University of Texas at Arlington (1st Place, Master Plan category) – The team’s design concept, titled, “Eco-Flow: A Water-Sensitive Placemaking Response to Climate Change,” transforms the campus through green infrastructure placed in relation to the natural water flow of Trading House Creek. The creek flows from northwest to south connecting the campus. The plan proposes to increase biodiversity, restore soil quality and watershed hydrology, and implement photovoltaic cells to supply alternative energy. The plan has the potential to reduce stormwater runoff 25 inches annually, generate more than 1 million kilowatt hours each year, increase campus tree coverage 89 percent, and mitigate 5,000 tons of CO2.
University of Maryland, College Park (1st Place, Demonstration Project category) – The design is centered on reimagining a major, five-acre parking lot to retrofit it for improved stormwater management. The design features reduce 40 percent of impervious surface; add over 17,000 square feet of new vegetation space, 56 new trees for shaded parking spaces, and 8,640 square feet of pedestrian space; and, reduce 12.3 metric tons of CO2 annually. The team’s design has good potential for implementing on other campuses.
Stevens Institute of Technology (2nd Place, Master Plan category) – The team proposed the first stormwater management plan for the Stevens’ campus, “The Living Laboratory.” The design includes 29 green infrastructure techniques, which have been applied to problem areas to reduce runoff, contaminant discharge and potable water usage. The Living Laboratory provides a practical example for urban campus green infrastructure and introduces classroom and community educational opportunities. The team worked with Stevens Facilities and Events Management to ensure the proposed design is aligned with future growth of campus, can be maintained, is aesthetically pleasing and economically responsible.
University of California, Berkeley (2nd Place, Demonstration Project category) – The team chose a creek site on campus that was the university’s first botanical garden with many artificial landscape features that cause drainage problems. While it is home to a legacy of exotic plants, the site lacks habitat conducive to supporting native species and reducing runoff. The team proposes a design that will store 37,000 cubic feet of stormwater runoff, increase pervious surface are by 33 percent and increase native plant species. The design has potential to reduce flooding and restore the ecological diversity of the area.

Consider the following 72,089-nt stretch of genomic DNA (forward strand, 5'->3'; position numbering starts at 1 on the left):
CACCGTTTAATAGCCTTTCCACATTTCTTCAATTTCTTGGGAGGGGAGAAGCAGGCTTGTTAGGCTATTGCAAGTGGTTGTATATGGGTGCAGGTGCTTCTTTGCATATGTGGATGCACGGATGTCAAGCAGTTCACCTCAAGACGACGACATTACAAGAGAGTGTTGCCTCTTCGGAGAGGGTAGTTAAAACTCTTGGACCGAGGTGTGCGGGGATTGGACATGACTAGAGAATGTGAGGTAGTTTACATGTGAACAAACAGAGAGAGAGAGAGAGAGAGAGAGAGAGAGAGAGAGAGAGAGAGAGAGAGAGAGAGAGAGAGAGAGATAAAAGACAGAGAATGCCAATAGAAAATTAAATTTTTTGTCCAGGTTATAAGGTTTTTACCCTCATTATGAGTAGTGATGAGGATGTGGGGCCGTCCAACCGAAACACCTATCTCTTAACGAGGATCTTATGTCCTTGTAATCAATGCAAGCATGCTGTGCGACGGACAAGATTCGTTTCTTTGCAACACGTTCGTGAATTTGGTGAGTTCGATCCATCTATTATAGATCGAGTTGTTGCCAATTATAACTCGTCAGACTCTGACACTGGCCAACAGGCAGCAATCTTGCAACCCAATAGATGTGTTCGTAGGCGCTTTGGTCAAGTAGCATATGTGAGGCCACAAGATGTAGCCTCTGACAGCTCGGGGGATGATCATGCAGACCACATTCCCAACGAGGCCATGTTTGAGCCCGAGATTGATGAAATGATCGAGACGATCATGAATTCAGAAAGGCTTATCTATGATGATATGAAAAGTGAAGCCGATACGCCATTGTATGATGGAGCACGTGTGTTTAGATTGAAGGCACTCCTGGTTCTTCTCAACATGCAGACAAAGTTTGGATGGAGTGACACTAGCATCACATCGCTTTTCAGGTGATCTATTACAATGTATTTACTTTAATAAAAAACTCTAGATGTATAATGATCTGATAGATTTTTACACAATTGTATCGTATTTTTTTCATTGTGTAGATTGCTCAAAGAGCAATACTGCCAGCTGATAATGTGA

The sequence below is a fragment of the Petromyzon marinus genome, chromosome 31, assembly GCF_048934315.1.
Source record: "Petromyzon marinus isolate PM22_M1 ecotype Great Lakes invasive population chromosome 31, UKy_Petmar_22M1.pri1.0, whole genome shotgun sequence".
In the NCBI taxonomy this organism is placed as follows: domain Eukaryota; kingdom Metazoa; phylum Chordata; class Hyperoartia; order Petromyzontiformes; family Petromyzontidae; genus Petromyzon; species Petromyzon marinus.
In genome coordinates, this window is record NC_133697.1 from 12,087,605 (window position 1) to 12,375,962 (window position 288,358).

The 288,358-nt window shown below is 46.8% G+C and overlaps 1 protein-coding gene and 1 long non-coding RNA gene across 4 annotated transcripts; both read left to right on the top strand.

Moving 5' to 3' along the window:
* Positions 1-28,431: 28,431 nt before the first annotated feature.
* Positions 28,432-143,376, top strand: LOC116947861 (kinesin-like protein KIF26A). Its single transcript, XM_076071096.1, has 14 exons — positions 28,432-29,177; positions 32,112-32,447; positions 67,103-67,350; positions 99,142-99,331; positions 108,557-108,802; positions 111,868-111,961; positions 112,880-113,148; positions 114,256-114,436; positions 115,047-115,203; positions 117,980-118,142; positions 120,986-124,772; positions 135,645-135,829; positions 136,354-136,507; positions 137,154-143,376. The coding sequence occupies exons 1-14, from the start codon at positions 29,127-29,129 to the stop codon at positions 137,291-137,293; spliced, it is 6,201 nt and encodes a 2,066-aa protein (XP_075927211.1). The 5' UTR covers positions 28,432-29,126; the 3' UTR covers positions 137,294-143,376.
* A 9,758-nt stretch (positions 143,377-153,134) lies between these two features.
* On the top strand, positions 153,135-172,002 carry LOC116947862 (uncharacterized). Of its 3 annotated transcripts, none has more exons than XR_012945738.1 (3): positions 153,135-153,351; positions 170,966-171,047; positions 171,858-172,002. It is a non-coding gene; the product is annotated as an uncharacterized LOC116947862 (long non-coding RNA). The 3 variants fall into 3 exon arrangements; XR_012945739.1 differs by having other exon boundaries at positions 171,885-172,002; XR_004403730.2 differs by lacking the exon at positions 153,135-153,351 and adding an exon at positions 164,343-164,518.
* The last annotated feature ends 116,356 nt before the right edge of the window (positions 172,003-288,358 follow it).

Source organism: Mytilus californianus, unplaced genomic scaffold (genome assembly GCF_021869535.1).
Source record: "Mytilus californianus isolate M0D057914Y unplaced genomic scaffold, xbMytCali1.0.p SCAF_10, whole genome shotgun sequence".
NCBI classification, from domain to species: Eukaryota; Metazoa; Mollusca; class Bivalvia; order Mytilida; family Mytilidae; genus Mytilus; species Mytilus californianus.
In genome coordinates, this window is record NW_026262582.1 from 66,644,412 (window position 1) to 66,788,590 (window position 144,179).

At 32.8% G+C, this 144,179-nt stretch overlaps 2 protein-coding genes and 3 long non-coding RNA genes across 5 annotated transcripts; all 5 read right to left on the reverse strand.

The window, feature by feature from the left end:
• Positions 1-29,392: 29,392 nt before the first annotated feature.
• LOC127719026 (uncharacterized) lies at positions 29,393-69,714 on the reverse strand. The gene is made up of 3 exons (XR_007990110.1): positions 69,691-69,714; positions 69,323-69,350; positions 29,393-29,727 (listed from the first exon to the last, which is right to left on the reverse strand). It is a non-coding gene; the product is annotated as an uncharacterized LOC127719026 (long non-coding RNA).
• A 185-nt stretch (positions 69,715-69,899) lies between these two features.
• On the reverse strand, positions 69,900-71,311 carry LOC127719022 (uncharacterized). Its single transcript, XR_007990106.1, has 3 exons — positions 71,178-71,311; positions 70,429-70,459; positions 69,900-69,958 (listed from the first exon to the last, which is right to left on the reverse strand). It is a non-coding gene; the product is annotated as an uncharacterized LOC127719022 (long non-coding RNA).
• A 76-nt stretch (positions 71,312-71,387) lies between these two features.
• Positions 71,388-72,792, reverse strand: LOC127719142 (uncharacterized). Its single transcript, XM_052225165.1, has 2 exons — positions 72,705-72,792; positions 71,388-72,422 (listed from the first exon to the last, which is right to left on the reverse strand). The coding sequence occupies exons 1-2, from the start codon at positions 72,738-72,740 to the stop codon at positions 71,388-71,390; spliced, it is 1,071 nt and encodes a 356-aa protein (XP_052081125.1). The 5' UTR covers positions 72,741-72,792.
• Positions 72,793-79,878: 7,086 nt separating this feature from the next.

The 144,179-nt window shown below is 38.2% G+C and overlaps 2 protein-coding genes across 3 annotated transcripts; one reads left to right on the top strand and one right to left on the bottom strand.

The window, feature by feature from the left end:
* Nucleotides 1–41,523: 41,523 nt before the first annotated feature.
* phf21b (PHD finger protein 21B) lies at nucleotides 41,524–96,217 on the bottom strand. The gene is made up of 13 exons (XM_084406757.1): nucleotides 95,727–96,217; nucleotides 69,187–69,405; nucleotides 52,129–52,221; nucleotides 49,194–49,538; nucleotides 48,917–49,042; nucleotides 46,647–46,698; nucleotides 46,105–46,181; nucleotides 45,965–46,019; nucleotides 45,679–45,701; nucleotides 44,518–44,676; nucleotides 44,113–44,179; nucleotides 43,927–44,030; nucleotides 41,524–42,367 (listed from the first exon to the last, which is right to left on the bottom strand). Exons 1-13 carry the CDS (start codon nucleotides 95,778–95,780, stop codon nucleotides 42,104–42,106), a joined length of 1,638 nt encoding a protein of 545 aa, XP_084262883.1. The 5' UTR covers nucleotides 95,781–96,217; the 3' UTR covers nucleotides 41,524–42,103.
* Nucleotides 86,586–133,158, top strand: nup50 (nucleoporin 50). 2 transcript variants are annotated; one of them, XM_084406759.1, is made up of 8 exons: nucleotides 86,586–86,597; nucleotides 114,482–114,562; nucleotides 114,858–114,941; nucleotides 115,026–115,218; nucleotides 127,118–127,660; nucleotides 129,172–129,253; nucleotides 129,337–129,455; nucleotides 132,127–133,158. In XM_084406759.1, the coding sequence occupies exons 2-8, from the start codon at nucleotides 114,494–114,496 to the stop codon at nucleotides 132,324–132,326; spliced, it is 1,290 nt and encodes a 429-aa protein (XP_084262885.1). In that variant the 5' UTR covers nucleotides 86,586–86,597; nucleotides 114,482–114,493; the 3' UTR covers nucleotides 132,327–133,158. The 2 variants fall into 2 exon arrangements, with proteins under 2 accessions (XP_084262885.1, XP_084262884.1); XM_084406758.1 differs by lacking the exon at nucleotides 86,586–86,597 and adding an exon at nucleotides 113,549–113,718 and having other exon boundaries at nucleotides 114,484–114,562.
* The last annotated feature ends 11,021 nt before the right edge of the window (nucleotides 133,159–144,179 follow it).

EPA also recognized teams from the University of Texas at Arlington (Master Plan category) and Northeastern University (Demonstration Project category) as honorable mentions for their entries.
EPA will announce the fifth annual Campus RainWorks Challenge in the summer of 2016.
Green infrastructure tools and techniques include green roofs, permeable materials, alternative designs for streets and buildings, trees, rain gardens and rain harvesting systems. Utilizing these tools decreases pollution to local waterways by treating rain where it falls and keeping polluted stormwater from entering sewer systems. Communities are increasingly using innovative green infrastructure to supplement “gray” infrastructure such as pipes, filters, and ponds. Green infrastructure reduces water pollution while increasing economic activity and neighborhood revitalization, job creation, energy savings, and open space.
More information: https://www.epa.gov/green-infrastructure/2015-campus-rainworks-challenge
Read the full story at Waste360.
Many U.S. colleges have pledged to work toward carbon neutral campuses and are making changes in how they build new buildings, where and how they generate power and what they are sending to landfills.
Take a look at what three universities are doing to reduce waste and build sustainable practices in and around campus.
Read the full story from Science.gov.
Two new federal interagency websites designed to connect undergraduate and graduate students with education and training opportunities in science, technology, engineering, and mathematics (STEM) fields have been launched on Science.gov, the portal to U.S. government science information.
The two microsites, STEMUndergrads.science.gov and STEMGradStudents.science.gov, were created by the U.S. Department of Energy (DOE) Office of Science in collaboration with participating agencies in the National Science and Technology Council’s Committee on STEM Education and the Science.gov Alliance, which governs Science.gov.
Read the full story at Inside Illinois.
Ken Butler, a New York City-based artist and musician, is the featured performer at the Sonified Sustainability Festival on the University of Illinois campus. Butler makes hybrid musical instruments from all sorts of everyday objects. His creations have been exhibited in galleries and museums, and he also plays music on some of the instruments he makes.
The festival will also feature a waste sculpture that incorporates approximately 2,304 plastic bottles, which represents the number of bottles consumed in the US every 1.45 seconds. According to Ban The Bottle, the US consumes ~50 billion plastic bottles/year. The waste sculpture was constructed by students, overseen by my colleague Joy Scrogum, as part of a grant from the University of Illinois’ Student Sustainability Committee to the Illinois Sustainable Technology Center.